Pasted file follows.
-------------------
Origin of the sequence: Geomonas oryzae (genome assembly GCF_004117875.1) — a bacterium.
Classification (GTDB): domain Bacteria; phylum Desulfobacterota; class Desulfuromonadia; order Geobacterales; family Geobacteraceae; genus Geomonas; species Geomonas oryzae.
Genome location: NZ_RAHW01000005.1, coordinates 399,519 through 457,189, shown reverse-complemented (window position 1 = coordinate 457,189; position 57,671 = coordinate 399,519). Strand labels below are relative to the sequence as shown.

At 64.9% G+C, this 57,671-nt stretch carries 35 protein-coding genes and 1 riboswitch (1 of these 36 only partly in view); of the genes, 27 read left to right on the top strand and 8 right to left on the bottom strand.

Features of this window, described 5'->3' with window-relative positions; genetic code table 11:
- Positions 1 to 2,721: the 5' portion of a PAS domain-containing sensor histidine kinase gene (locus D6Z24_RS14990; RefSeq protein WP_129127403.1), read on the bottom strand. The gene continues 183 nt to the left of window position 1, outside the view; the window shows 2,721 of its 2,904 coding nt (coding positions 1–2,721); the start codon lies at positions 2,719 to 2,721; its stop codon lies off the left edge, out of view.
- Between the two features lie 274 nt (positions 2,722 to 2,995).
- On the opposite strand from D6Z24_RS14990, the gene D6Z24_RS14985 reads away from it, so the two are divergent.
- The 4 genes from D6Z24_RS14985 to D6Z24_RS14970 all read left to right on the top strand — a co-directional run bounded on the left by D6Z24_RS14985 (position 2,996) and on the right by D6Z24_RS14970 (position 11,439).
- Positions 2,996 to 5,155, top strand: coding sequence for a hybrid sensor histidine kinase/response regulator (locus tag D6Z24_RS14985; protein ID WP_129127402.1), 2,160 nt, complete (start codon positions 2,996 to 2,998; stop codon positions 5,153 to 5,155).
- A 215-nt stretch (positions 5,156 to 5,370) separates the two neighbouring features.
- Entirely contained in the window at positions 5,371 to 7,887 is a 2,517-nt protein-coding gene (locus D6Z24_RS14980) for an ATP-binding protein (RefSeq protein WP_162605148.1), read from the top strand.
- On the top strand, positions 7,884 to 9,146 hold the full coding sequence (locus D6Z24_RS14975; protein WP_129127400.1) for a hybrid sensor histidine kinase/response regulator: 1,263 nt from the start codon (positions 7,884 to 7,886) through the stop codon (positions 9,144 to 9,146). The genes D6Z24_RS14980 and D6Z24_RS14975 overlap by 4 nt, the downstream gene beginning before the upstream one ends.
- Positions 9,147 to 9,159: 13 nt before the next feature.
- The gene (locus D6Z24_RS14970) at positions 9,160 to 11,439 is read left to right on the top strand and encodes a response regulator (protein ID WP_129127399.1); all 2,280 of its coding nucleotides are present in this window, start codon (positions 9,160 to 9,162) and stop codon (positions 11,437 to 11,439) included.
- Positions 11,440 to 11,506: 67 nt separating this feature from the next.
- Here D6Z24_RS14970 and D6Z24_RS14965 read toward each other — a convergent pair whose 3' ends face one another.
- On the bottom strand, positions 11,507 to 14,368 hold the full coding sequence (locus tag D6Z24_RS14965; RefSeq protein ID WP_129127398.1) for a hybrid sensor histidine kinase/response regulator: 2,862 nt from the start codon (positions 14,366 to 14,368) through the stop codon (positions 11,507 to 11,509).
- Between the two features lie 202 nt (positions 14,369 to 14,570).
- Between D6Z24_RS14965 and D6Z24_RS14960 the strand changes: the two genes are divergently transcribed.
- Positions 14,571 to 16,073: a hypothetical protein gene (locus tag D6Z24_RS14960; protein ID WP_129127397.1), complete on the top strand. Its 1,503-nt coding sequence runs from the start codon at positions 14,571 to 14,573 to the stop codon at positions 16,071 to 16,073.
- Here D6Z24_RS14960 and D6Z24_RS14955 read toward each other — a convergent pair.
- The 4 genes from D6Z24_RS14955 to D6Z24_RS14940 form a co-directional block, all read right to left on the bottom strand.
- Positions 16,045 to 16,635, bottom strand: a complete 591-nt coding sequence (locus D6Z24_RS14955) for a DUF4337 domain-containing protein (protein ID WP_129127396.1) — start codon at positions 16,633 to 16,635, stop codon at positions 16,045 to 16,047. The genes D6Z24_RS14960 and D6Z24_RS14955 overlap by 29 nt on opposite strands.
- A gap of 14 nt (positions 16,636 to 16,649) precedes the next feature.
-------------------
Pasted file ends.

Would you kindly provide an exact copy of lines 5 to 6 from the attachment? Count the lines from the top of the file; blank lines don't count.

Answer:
Features of this window, described 5'->3' with window-relative positions; genetic code table 11:
- Positions 1 to 2,721: the 5' portion of a PAS domain-containing sensor histidine kinase gene (locus D6Z24_RS14990; RefSeq protein WP_129127403.1), read on the bottom strand. The gene continues 183 nt to the left of window position 1, outside the view; the window shows 2,721 of its 2,904 coding nt (coding positions 1–2,721); the start codon lies at positions 2,719 to 2,721; its stop codon lies off the left edge, out of view.